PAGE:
“The first encounter with Acre Prison was terrifying. With your hands and feet shackled, you get off the truck next to a deep moat that reminds you of images of medieval castles that you may have seen in the movies. A fortress wall of seemingly infinite height towers before you. A narrow bridge leads to an opening in the wall. This is the bridge to a place that none has ever escaped from…”
Mendel Malatzky, Irgun prisoner, 1947
The fortress was built by the Bedouin sheikh Daher el Omar in the mid 18th century on the ruins of the Crusader citadel and was further fortified by al Jazzar. Under the British mandate, the fortress served as a jail, where Jewish underground fighters were imprisoned and where 8 Irgun members went to their death on the gallows. Acre was the most secure prison in the country.
Despite this, the Irgun looked for a way to enable their escape. The break came when an Arab inmate mentioned that he had heard women’s voices while working in the oil storeroom (in the south wing of the prison). This was reported to Eitan Livni (father of Tzipi Livni), the most senior Irgun prisoner, who deduced that the south wall of the prison bordered on a street or alley of Old Akko. The information was conveyed to the Irgun general headquarters where they concocted a plan to exploit this weakness for a break-in.
The logistic preparations were complicated: the Irgun had to purchase a truck, a jeep, two military pickup trucks and make them look like British army vehicles, British army uniforms were acquired and the men were given “English” haircuts. They set out in the convoy of vehicles for Akko to get into position, the two military vans entered the market, while the 3 ton military truck waited at the gate.
The jailbreak was planned for May 4th, 1947 when prisoners would be exercising in the yard to occupy the guards and the cells would be open, the same day the United Nations General Assembly convened to discuss the Palestine issue.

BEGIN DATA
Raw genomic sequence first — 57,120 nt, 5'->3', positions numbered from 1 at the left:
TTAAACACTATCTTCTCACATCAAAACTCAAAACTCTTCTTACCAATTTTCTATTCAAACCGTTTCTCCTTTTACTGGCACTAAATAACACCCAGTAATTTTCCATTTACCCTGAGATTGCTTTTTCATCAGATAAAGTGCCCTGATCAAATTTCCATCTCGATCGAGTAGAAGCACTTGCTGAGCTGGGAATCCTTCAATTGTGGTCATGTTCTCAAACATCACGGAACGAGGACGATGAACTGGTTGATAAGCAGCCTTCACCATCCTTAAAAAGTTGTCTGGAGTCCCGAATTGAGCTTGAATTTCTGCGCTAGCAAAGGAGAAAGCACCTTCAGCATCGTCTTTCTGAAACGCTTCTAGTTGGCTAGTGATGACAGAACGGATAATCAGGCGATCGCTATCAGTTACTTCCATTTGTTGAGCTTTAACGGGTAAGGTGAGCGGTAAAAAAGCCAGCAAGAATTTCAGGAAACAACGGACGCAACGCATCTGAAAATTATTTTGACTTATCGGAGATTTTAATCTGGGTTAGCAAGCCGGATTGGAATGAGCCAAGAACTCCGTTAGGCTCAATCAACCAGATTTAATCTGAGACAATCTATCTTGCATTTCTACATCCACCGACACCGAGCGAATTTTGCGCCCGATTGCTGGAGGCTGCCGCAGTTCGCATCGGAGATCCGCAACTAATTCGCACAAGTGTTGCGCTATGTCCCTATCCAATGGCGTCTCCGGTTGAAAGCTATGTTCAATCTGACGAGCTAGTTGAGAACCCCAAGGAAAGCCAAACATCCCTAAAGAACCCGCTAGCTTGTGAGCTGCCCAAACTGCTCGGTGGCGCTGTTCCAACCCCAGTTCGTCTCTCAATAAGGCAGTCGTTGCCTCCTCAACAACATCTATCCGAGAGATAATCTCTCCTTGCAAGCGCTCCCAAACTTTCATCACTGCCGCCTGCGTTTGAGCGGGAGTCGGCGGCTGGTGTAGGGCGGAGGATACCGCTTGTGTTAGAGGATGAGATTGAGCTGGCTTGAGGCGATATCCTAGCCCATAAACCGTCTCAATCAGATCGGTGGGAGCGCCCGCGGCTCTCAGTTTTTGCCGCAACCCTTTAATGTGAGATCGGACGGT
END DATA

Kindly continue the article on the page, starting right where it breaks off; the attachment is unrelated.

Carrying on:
A military engineering unit of the Irgun made its way to the hamam, the Turkish bath house, and pretending to be telephone technicians used ladders to climb onto the roof with the explosives and placed them against the window bars. At 4:22pm there was a loud explosion that blew off the windows and made a hole in the southern wall.
Forty-one prisoners ran from their cells and using explosives that had been smuggled into the prison blew off the iron gates closing the corridors to reach the place of the break-in. From there they went out onto the roof of the hamam and into the alleyways of Old Akko.
Some jumped into the van, others ran through the streets of the market to the Land Gate where the truck was waiting.
Of 41 escapees (30 Irgun, 11 Lehi), 27 inmates succeeded in escaping (20 Irgun,7 Lehi), 6 escapees and 3 fighters were killed and 8, some of them injured were caught and returned to jail; also arrested were five of the attackers. The Arab prisoners took advantage of the commotion and 182 of them escaped.
The action was described by foreign journalists as “the greatest jail break in history.” The New York Herald Tribune wrote that the underground had carried out “an ambitious mission, their most challenging so far, in perfect fashion”, while in the House of Commons, Oliver Stanley asked what action His Majesty’s Government was planning to take “in light of the events at Acre prison which had reduced British prestige to a nadir”.
Three out of the five men captured (Avshalom Haviv, Meir Nakar and Yaakov Weiss) were sentenced to death and died on the gallows in the Acre prison. In retaliation, the Irgun kidnapped two British sergeants, Clifford Martin and Mervyn Paice. When the British did not relent and executed the Irgun men, the Irgun hanged the two sergeants.
Today the Acre Prison is a museum where you can walk through the different cells, offices and workshops of the prison and through a series of dramatic videos experience what it was like. The tour ends at the room with the gallows.
From the prison you can visit the hamam and and learn about the tradition of the Turkish bath and some history of Akko. There is much to see and I’d be happy to take you exploring Akko.
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